Reign of Christ

Sometimes, when I get lost in analytically dissecting my theology by wondering if following this faith is good, I remember that God did not have to make a home among us. Wouldn’t it be logical for an all-powerful Creator and ruler of the universe to remain distant from its work or, at least, not embedded in it?

As an artist and writer, I know what it means to create something that absorbs your blood, sweat, tears, and time, only to disdain it and cast it aside. But the Good Creator loved the world so much that God made it a home. This is such good news to me! It is a testimony to the worth of humanity and of the world, as well as an invitation for us to humble ourselves and make homes in vulnerable places.

God, through Jesus, relocated into the world in order to fully experience, relate, express, invite, and demonstrate what it means to love unto death, what it means for death not to be the end. This is so personable, kind, intimate, and inspiring! The One who made everything put the divine self in the middle of everything to teach us that we are loved and that we can love, that we are not alone in our suffering or in our restoration.

Christ, whose holiness far surpasses human comprehension, entered our reality as a brown-skinned refugee who experienced homelessness and discrimination before ultimately being executed by the state. Jesus made a home not only among God’s creation but among its pain and loss. He related to people on the deepest levels—where our loss and hope live—so that we may be compelled to do the same through holy relocation and homemaking among the last and the least. Out of this reality comes the reign of Christ: informed by the human experience in which he chose to live and love.

Thank you for making your home among us, God. Show me where you are calling me to relocate my life so that I can relate to those in need at the deep level of their loss and hope. Amen.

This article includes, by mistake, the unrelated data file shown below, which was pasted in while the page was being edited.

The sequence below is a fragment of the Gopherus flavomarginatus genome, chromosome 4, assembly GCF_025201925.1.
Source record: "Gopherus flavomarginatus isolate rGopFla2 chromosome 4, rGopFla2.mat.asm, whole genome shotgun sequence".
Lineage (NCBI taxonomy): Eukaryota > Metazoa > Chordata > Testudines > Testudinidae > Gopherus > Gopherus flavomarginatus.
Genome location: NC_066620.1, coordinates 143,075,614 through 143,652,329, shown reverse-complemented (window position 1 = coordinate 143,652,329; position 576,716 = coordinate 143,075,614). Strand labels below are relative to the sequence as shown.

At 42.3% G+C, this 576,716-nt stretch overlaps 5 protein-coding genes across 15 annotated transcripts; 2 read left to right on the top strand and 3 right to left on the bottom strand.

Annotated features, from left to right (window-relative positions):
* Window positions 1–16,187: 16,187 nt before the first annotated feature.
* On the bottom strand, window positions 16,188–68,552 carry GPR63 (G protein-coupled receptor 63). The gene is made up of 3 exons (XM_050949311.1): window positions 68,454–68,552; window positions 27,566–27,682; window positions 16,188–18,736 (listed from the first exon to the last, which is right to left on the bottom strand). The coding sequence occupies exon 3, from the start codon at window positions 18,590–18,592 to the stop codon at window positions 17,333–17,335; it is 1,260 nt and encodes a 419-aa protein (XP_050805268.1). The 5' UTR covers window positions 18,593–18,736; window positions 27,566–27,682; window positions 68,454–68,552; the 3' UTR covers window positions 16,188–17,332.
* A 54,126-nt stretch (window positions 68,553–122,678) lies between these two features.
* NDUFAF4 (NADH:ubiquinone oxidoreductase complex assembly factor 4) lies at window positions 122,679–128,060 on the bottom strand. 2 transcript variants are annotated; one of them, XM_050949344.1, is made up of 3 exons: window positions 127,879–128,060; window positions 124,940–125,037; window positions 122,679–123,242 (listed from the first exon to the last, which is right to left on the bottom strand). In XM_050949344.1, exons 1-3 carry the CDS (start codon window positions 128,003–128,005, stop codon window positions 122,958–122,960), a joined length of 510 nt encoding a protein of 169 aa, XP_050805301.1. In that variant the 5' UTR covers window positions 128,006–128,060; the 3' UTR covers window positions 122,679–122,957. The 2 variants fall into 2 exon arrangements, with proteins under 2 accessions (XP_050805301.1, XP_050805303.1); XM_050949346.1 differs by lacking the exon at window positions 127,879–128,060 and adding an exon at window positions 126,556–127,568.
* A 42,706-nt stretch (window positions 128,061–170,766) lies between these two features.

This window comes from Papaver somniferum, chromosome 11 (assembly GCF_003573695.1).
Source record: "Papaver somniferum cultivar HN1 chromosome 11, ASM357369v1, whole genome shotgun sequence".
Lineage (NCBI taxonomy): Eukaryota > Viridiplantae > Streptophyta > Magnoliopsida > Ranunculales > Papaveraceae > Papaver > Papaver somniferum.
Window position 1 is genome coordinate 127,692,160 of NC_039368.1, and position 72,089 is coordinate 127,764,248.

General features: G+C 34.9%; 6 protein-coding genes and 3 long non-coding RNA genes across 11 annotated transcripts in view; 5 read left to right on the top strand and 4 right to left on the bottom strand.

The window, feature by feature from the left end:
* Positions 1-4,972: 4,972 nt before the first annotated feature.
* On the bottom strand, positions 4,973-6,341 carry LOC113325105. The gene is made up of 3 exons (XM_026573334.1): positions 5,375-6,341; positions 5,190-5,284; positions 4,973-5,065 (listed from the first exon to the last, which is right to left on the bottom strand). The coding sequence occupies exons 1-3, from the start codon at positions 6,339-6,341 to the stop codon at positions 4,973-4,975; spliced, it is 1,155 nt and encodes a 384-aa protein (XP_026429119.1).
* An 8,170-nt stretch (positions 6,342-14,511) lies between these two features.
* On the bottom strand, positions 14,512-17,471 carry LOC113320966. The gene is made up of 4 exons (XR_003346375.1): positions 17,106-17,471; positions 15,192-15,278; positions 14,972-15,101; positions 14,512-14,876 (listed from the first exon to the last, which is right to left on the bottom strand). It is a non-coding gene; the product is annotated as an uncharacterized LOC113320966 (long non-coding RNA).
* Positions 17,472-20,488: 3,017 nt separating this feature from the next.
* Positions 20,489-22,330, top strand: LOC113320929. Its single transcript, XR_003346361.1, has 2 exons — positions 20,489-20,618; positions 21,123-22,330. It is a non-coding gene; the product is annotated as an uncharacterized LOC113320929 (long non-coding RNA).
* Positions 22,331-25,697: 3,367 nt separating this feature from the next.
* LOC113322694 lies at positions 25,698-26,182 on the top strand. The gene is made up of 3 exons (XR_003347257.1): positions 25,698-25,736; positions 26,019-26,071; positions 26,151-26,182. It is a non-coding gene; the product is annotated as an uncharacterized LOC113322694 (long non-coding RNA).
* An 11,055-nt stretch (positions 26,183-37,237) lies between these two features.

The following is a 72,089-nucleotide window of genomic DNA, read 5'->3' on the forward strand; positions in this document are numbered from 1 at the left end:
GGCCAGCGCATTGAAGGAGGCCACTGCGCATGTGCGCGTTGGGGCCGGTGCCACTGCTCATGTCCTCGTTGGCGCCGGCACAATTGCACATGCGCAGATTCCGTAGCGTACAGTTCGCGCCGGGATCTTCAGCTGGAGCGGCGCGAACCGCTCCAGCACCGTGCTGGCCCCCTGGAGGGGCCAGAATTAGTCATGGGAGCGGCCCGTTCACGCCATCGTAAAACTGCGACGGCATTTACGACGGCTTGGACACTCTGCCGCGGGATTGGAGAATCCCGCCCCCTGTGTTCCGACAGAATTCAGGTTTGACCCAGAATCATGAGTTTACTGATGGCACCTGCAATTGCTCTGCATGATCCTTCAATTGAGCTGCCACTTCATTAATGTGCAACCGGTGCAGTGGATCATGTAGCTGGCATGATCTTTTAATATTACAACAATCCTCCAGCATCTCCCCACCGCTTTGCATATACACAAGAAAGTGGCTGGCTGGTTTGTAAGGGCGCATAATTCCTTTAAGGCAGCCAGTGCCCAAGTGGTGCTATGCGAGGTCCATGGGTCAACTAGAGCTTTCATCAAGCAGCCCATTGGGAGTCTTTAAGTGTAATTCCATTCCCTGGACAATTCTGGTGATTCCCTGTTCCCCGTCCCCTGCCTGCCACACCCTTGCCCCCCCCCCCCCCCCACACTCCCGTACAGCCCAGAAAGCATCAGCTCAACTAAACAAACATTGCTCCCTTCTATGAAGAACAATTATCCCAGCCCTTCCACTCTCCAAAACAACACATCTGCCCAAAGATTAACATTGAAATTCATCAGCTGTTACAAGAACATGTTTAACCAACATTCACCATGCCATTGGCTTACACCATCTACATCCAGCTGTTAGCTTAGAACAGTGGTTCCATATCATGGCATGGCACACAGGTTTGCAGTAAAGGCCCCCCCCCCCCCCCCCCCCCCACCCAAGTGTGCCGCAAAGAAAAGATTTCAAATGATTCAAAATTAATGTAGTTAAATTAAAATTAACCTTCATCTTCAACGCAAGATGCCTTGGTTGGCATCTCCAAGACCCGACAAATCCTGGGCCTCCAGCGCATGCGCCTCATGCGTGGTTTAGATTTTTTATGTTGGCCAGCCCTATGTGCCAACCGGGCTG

Pray the Scriptures Using Audio Lectio
Read John 18:33-37

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Lectionary Week
November 15–21, 2021
Scripture Overview

Second Samuel records the final words of David. David takes comfort in the covenant that God has made with his family, which must be continued by kings who will honor God and rule justly. The psalmist sings of this same covenant with David’s family and the same necessity to follow God’s decrees in order to rule well. Revelation opens with a vision of Jesus Christ, the fulfillment of the Davidic covenant, the King to rule over all kings for all time. Many expected Jesus to set up a political kingdom. Yet in John, Jesus tells Pilate that his kingdom is not an earthly one. This week let us thank God that the kingdom is based not on the exercise of power but on Jesus’ example of serving others.

Questions and Suggestions for Reflection

Read 2 Samuel 23:1-7. What characteristics would you include in a description of a just leader? Where do you see those characteristics in world leaders today?
Read Psalm 132:1-18. What is your vision of Paradise? Who will be seated at the table with you?
Read Revelation 1:4b-8. How do you bear witness to the “Alpha and the Omega”?
Read John 18:33-37. What is your understanding of what it means to live in God’s kingdom?

Respond by posting a prayer.

I join many of those who will pray for you as you seek to discern what you are called to be at this moment. May God grant you the courage to fulfill that calling. May we all open our eyes and see the misery, open our ears and hear the cries of God’s people, and, like God through the Lord Jesus Christ, be incarnate amongst them.” 

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